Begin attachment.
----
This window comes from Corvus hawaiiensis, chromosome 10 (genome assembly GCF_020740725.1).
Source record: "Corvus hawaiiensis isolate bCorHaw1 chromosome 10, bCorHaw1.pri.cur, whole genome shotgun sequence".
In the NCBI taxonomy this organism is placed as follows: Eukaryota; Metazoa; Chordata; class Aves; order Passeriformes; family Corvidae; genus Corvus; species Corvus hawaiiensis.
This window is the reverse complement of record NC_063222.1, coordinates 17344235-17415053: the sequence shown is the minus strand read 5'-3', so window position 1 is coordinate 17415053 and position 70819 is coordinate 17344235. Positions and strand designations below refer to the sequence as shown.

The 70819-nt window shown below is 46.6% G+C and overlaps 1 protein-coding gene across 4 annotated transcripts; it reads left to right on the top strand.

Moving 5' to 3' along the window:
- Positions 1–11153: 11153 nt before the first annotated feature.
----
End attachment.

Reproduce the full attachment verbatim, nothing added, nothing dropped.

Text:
This window comes from Corvus hawaiiensis, chromosome 10 (genome assembly GCF_020740725.1).
Source record: "Corvus hawaiiensis isolate bCorHaw1 chromosome 10, bCorHaw1.pri.cur, whole genome shotgun sequence".
In the NCBI taxonomy this organism is placed as follows: Eukaryota; Metazoa; Chordata; class Aves; order Passeriformes; family Corvidae; genus Corvus; species Corvus hawaiiensis.
This window is the reverse complement of record NC_063222.1, coordinates 17344235-17415053: the sequence shown is the minus strand read 5'-3', so window position 1 is coordinate 17415053 and position 70819 is coordinate 17344235. Positions and strand designations below refer to the sequence as shown.

The 70819-nt window shown below is 46.6% G+C and overlaps 1 protein-coding gene across 4 annotated transcripts; it reads left to right on the top strand.

Moving 5' to 3' along the window:
- Positions 1–11153: 11153 nt before the first annotated feature.